Hours after their rematch was announced for the main event of UFC 200, Jones and Cormier renewed their rivalry at a UFC 200 kickoff press conference on Wednesday in New York. And just as one never forgets how to ride a bicycle, the simmering tension between the two light heavyweights was evident from the outset.
"DC should have a lot of confidence," said Jones. "Outside of me, he's the next best thing. He can beat these other guys. He can't beat me. I don't believe greatness is coincidence, and I don't believe DC is great.
"If he was great, he would've beaten Cael Sanderson in college. If he was great, he would've made weight in the Olympics. If he was great, he would've beaten me the first time. I've never lost a fight. So let him be confident. He can beat these other guys all day. He's not beating me."
Jones defeated Cormier in Jan. 2015 via unanimous decision to defend his UFC light heavyweight title for a record eighth consecutive time. He was subsequently stripped of his belt and suspended by the UFC for his role in a widely publicized hit-and-run accident. In Jones' stead, Cormier seized the mantle and has reigned as UFC light heavyweight champion, much to the chagrin of his rival.
But now Jones is back. The pound-for-pound great emerged from a 15-month layoff this past Saturday, routing Ovince Saint Preux at UFC 197 to claim an interim light heavyweight belt and score a rematch against Cormier on July 9 at UFC 200.
On Wednesday, Jones downplayed Cormier's title as nothing more than an interim belt and vowed that their second fight would play out in the same way as their first.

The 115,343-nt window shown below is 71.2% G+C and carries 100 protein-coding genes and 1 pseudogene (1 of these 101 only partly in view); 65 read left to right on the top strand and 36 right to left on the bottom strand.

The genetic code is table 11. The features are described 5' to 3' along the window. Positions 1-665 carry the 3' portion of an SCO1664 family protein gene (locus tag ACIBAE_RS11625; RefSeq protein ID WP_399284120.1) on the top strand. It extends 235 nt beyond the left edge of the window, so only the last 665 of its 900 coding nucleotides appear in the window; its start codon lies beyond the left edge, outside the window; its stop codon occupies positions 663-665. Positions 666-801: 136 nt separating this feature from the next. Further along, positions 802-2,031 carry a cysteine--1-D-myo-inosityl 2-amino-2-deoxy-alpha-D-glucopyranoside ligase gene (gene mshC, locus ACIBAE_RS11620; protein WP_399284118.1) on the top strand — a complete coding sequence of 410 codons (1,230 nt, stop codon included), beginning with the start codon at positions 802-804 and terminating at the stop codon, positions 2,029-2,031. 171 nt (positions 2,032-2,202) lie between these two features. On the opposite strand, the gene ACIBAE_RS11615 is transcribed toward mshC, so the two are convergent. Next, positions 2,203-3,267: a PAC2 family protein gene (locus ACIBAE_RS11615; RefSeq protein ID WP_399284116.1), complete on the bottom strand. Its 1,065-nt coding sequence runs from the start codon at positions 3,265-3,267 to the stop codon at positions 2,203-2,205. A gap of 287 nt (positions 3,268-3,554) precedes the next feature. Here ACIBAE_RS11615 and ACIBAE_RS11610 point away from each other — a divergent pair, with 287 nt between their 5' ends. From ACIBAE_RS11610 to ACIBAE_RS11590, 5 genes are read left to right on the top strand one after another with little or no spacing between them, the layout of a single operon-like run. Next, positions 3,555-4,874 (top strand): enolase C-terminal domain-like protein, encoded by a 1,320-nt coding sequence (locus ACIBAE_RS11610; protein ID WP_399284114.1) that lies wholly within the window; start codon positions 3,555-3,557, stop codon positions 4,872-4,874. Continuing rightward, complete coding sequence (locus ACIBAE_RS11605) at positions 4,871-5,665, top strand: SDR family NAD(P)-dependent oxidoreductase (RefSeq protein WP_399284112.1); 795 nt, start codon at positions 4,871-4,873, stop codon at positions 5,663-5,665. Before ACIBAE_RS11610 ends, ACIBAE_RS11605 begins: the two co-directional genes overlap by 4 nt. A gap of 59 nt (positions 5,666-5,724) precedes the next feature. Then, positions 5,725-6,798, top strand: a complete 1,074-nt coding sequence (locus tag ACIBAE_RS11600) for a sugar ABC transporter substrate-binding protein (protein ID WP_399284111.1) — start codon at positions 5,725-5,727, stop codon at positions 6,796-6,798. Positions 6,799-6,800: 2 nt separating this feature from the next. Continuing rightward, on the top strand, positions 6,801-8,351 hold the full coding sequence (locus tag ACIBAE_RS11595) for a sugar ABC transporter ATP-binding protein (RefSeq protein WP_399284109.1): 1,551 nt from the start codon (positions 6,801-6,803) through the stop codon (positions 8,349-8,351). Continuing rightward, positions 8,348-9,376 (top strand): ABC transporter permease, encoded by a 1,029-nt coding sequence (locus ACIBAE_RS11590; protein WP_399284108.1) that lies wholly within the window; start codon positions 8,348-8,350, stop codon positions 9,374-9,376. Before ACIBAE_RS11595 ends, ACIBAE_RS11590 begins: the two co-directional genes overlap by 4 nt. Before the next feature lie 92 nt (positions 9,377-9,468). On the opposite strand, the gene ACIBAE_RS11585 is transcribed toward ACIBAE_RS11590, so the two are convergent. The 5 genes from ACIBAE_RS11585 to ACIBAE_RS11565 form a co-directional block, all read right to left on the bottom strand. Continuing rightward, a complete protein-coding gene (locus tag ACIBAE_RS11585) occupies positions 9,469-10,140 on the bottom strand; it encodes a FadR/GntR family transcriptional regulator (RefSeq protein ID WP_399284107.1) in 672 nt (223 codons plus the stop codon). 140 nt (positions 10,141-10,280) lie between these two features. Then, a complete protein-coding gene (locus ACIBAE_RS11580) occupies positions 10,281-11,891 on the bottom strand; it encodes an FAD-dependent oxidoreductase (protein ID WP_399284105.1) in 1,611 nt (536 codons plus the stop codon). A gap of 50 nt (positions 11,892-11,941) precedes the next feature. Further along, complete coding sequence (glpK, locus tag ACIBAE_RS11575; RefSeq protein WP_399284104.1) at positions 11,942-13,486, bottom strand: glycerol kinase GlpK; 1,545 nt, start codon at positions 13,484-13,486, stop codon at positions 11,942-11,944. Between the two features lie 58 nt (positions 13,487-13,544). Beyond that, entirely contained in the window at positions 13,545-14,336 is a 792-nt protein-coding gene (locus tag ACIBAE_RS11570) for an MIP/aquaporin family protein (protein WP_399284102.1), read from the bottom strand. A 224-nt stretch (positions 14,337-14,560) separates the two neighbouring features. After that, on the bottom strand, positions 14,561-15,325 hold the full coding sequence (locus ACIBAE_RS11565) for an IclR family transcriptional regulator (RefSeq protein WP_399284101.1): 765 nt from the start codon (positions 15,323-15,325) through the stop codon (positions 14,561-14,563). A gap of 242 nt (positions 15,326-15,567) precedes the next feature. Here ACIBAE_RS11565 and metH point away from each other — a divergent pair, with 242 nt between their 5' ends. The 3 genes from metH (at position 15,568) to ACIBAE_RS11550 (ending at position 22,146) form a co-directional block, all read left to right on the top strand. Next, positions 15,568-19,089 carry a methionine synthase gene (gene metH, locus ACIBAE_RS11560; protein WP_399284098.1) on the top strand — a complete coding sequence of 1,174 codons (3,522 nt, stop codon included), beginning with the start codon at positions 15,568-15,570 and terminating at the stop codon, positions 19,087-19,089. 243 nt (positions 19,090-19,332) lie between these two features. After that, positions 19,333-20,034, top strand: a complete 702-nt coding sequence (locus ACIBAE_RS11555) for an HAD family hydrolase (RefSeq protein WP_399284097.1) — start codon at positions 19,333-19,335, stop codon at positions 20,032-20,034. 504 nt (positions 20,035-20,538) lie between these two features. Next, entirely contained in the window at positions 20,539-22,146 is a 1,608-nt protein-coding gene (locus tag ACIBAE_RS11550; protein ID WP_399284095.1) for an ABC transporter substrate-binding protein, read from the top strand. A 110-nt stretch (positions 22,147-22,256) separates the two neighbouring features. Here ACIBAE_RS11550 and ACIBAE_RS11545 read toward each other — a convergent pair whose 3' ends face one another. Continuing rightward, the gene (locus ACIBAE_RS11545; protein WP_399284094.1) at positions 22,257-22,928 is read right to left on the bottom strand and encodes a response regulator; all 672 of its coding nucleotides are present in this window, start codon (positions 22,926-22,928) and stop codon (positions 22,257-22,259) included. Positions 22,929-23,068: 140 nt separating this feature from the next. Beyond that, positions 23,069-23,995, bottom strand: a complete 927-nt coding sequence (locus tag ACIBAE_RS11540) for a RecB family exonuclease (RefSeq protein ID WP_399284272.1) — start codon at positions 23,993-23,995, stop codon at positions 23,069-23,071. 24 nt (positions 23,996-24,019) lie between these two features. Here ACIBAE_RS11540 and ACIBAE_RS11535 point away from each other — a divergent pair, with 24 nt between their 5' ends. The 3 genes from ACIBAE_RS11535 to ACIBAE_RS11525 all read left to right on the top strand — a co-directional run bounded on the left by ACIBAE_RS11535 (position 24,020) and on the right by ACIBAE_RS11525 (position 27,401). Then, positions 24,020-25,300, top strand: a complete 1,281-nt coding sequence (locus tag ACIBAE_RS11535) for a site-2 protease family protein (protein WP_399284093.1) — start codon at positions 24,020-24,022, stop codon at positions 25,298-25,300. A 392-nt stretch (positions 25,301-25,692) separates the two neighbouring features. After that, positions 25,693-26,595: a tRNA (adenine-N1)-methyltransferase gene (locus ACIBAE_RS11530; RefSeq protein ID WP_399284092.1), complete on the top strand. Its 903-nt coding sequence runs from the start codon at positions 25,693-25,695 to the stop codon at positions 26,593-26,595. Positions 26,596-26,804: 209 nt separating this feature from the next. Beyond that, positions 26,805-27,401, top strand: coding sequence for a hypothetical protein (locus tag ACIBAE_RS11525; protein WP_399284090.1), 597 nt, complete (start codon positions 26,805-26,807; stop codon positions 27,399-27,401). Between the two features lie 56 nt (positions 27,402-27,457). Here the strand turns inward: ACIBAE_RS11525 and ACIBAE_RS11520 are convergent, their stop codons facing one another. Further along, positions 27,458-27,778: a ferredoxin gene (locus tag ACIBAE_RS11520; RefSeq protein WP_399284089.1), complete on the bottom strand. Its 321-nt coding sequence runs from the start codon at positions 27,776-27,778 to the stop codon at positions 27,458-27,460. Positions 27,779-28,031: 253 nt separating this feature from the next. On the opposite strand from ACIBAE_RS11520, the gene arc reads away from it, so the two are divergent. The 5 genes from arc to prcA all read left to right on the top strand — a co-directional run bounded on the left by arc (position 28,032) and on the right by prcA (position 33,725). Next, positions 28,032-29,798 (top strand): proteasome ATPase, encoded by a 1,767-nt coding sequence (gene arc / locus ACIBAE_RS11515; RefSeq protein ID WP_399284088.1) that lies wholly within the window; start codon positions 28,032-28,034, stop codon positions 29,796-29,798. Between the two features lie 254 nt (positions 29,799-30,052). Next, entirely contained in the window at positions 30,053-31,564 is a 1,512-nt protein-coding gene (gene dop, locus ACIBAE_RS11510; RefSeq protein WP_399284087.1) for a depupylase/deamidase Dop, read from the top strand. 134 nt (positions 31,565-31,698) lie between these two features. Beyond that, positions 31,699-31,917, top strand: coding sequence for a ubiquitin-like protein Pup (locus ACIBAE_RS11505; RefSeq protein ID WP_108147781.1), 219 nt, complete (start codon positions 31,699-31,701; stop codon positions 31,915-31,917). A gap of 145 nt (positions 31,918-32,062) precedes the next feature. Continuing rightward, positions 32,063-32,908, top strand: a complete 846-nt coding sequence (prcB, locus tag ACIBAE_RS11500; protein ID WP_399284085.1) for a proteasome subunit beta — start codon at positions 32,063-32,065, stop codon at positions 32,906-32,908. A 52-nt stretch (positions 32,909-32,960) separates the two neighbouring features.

Cormier shot back by stating that he was unimpressed with how Jones performed against Saint Preux, and promised to bring the fight to Jones in a way that Saint Preux did not.
"I'm not changing anything," Cormier said. "I'm going right at his ass. I'm not changing nothing. I will tell him right now, last time I didn't take Jon down as many times as I wanted to. This time, they're going to say fight, I'm going right over there to take him down. I'm going to hold his ass down for 25 minutes. I'm going to take him down and hold him down for 25 minutes."
The rhetoric was similar to what Cormier promised to do against Jones at UFC 182, and Jones wasn't going to let Cormier forget how that kind of talk turned out the first time.
"DC has been lying to you guys for a long time now," Jones said. "Listen, DC told you guys, and I quote, ‘I'll take Jon Jones down 10 times out of 10 times.' Right? So far we're five to zero. I've taken you down five times.
"Last time, I foot swept you and held my hand on your head like you're my b*tch. And this is the guy who's supposed to be the Olympian. Come on, man. DC, you suck, bro. You call me a bum. I beat you four rounds to one. It wasn't even close. You're not even my toughest opponent. You're chump change."
Jones went on to ask the whereabouts of Cormier's training partner Cain Velasquez, declaring that Cormier needed a hug because "this dude is about to cry again."
The line drew a heated response from Cormier and brought common opponent Alexander Gustafsson into the discussion.
"Honestly, the last guy I fought, nobody's heard from him since," Cormier said. "And I didn't take him down. Where's he at? Where's the last guy? Has he retired? Where's Gustafsson? I didn't take him down the whole time.
"The moment Gustafsson walked out of the Octagon with you, he called for a rematch. He's never asked to fight me again. When I get my hands on this guy, watch, you'll see a difference."
Cormier added that Gustafsson left him worse for wear than Jones did at UFC 182, and that Jones didn't do anything to Cormier other than win rounds in their first match-up.
To that, Jones' answer was succinct.
"Oh yes I did," Jones said. "I made you cry."